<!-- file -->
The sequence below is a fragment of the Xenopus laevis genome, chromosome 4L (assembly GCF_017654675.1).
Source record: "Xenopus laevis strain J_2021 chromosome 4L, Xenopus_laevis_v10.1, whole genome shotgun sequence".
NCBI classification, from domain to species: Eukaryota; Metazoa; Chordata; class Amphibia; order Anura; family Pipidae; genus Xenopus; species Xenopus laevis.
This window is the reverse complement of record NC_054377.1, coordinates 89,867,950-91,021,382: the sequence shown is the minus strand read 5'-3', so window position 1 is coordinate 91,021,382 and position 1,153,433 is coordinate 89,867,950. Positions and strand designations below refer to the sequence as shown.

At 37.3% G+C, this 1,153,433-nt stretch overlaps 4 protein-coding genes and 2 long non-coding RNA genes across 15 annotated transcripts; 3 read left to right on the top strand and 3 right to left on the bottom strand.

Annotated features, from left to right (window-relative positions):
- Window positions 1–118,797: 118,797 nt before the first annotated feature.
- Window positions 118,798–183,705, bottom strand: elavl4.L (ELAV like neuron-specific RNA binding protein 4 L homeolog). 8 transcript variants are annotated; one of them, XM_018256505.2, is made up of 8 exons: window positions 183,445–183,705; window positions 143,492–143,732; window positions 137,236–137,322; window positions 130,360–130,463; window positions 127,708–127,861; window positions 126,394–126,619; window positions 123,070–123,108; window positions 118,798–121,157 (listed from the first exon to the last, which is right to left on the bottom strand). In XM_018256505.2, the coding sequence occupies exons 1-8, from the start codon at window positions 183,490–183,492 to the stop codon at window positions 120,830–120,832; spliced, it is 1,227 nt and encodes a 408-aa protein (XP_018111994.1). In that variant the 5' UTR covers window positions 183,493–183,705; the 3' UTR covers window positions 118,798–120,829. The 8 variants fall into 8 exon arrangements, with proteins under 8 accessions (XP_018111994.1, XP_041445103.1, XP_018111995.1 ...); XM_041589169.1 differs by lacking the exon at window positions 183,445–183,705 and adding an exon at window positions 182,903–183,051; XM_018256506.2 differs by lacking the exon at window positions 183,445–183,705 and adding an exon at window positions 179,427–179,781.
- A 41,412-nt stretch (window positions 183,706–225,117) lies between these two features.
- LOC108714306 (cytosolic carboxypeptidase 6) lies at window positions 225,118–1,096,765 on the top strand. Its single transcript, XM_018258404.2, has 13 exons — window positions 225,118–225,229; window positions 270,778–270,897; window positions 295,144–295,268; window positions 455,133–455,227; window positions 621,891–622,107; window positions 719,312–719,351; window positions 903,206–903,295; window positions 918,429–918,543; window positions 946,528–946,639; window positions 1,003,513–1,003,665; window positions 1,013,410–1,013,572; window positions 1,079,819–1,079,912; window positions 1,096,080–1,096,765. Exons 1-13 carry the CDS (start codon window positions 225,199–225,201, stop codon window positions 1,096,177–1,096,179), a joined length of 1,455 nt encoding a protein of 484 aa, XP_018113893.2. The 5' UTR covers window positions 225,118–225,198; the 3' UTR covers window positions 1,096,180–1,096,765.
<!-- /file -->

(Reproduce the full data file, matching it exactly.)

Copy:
The sequence below is a fragment of the Xenopus laevis genome, chromosome 4L (assembly GCF_017654675.1).
Source record: "Xenopus laevis strain J_2021 chromosome 4L, Xenopus_laevis_v10.1, whole genome shotgun sequence".
NCBI classification, from domain to species: Eukaryota; Metazoa; Chordata; class Amphibia; order Anura; family Pipidae; genus Xenopus; species Xenopus laevis.
This window is the reverse complement of record NC_054377.1, coordinates 89,867,950-91,021,382: the sequence shown is the minus strand read 5'-3', so window position 1 is coordinate 91,021,382 and position 1,153,433 is coordinate 89,867,950. Positions and strand designations below refer to the sequence as shown.

At 37.3% G+C, this 1,153,433-nt stretch overlaps 4 protein-coding genes and 2 long non-coding RNA genes across 15 annotated transcripts; 3 read left to right on the top strand and 3 right to left on the bottom strand.

Annotated features, from left to right (window-relative positions):
- Window positions 1–118,797: 118,797 nt before the first annotated feature.
- Window positions 118,798–183,705, bottom strand: elavl4.L (ELAV like neuron-specific RNA binding protein 4 L homeolog). 8 transcript variants are annotated; one of them, XM_018256505.2, is made up of 8 exons: window positions 183,445–183,705; window positions 143,492–143,732; window positions 137,236–137,322; window positions 130,360–130,463; window positions 127,708–127,861; window positions 126,394–126,619; window positions 123,070–123,108; window positions 118,798–121,157 (listed from the first exon to the last, which is right to left on the bottom strand). In XM_018256505.2, the coding sequence occupies exons 1-8, from the start codon at window positions 183,490–183,492 to the stop codon at window positions 120,830–120,832; spliced, it is 1,227 nt and encodes a 408-aa protein (XP_018111994.1). In that variant the 5' UTR covers window positions 183,493–183,705; the 3' UTR covers window positions 118,798–120,829. The 8 variants fall into 8 exon arrangements, with proteins under 8 accessions (XP_018111994.1, XP_041445103.1, XP_018111995.1 ...); XM_041589169.1 differs by lacking the exon at window positions 183,445–183,705 and adding an exon at window positions 182,903–183,051; XM_018256506.2 differs by lacking the exon at window positions 183,445–183,705 and adding an exon at window positions 179,427–179,781.
- A 41,412-nt stretch (window positions 183,706–225,117) lies between these two features.
- LOC108714306 (cytosolic carboxypeptidase 6) lies at window positions 225,118–1,096,765 on the top strand. Its single transcript, XM_018258404.2, has 13 exons — window positions 225,118–225,229; window positions 270,778–270,897; window positions 295,144–295,268; window positions 455,133–455,227; window positions 621,891–622,107; window positions 719,312–719,351; window positions 903,206–903,295; window positions 918,429–918,543; window positions 946,528–946,639; window positions 1,003,513–1,003,665; window positions 1,013,410–1,013,572; window positions 1,079,819–1,079,912; window positions 1,096,080–1,096,765. Exons 1-13 carry the CDS (start codon window positions 225,199–225,201, stop codon window positions 1,096,177–1,096,179), a joined length of 1,455 nt encoding a protein of 484 aa, XP_018113893.2. The 5' UTR covers window positions 225,118–225,198; the 3' UTR covers window positions 1,096,180–1,096,765.